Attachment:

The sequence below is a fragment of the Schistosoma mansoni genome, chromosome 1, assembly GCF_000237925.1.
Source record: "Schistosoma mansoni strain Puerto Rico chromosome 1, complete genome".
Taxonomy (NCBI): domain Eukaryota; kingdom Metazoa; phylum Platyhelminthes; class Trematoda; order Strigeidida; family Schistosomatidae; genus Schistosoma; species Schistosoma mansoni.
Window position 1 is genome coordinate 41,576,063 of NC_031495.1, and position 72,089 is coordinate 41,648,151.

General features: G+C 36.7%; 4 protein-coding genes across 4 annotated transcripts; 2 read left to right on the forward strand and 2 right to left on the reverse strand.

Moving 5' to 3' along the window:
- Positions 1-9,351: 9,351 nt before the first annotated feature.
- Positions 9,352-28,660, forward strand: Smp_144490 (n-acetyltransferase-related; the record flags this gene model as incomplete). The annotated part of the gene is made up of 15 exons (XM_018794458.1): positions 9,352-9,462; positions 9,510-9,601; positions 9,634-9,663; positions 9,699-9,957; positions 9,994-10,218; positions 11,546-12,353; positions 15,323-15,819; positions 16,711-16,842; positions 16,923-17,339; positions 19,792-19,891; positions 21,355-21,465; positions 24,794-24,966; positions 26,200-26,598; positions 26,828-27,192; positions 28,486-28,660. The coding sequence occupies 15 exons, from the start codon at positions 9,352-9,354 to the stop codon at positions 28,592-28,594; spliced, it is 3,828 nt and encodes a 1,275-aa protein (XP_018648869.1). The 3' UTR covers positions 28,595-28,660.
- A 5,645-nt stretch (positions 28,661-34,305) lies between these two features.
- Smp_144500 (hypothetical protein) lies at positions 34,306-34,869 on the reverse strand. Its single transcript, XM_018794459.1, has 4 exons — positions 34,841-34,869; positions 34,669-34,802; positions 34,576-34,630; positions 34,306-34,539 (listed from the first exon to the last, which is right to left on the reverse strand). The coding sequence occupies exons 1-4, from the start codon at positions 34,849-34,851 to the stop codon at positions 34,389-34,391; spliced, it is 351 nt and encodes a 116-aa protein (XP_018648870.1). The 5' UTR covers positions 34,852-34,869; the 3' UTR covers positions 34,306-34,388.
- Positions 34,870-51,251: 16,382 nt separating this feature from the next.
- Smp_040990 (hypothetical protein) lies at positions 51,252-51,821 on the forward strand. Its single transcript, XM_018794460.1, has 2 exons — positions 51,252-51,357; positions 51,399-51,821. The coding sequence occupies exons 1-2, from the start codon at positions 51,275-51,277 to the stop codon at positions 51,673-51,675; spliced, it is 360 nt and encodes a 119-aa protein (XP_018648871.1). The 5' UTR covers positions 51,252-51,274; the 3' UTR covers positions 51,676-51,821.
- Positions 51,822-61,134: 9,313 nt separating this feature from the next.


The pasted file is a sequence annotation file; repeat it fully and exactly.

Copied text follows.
The sequence below is a fragment of the Schistosoma mansoni genome, chromosome 1, assembly GCF_000237925.1.
Source record: "Schistosoma mansoni strain Puerto Rico chromosome 1, complete genome".
Taxonomy (NCBI): domain Eukaryota; kingdom Metazoa; phylum Platyhelminthes; class Trematoda; order Strigeidida; family Schistosomatidae; genus Schistosoma; species Schistosoma mansoni.
Window position 1 is genome coordinate 41,576,063 of NC_031495.1, and position 72,089 is coordinate 41,648,151.

General features: G+C 36.7%; 4 protein-coding genes across 4 annotated transcripts; 2 read left to right on the forward strand and 2 right to left on the reverse strand.

Moving 5' to 3' along the window:
- Positions 1-9,351: 9,351 nt before the first annotated feature.
- Positions 9,352-28,660, forward strand: Smp_144490 (n-acetyltransferase-related; the record flags this gene model as incomplete). The annotated part of the gene is made up of 15 exons (XM_018794458.1): positions 9,352-9,462; positions 9,510-9,601; positions 9,634-9,663; positions 9,699-9,957; positions 9,994-10,218; positions 11,546-12,353; positions 15,323-15,819; positions 16,711-16,842; positions 16,923-17,339; positions 19,792-19,891; positions 21,355-21,465; positions 24,794-24,966; positions 26,200-26,598; positions 26,828-27,192; positions 28,486-28,660. The coding sequence occupies 15 exons, from the start codon at positions 9,352-9,354 to the stop codon at positions 28,592-28,594; spliced, it is 3,828 nt and encodes a 1,275-aa protein (XP_018648869.1). The 3' UTR covers positions 28,595-28,660.
- A 5,645-nt stretch (positions 28,661-34,305) lies between these two features.
- Smp_144500 (hypothetical protein) lies at positions 34,306-34,869 on the reverse strand. Its single transcript, XM_018794459.1, has 4 exons — positions 34,841-34,869; positions 34,669-34,802; positions 34,576-34,630; positions 34,306-34,539 (listed from the first exon to the last, which is right to left on the reverse strand). The coding sequence occupies exons 1-4, from the start codon at positions 34,849-34,851 to the stop codon at positions 34,389-34,391; spliced, it is 351 nt and encodes a 116-aa protein (XP_018648870.1). The 5' UTR covers positions 34,852-34,869; the 3' UTR covers positions 34,306-34,388.
- Positions 34,870-51,251: 16,382 nt separating this feature from the next.
- Smp_040990 (hypothetical protein) lies at positions 51,252-51,821 on the forward strand. Its single transcript, XM_018794460.1, has 2 exons — positions 51,252-51,357; positions 51,399-51,821. The coding sequence occupies exons 1-2, from the start codon at positions 51,275-51,277 to the stop codon at positions 51,673-51,675; spliced, it is 360 nt and encodes a 119-aa protein (XP_018648871.1). The 5' UTR covers positions 51,252-51,274; the 3' UTR covers positions 51,676-51,821.
- Positions 51,822-61,134: 9,313 nt separating this feature from the next.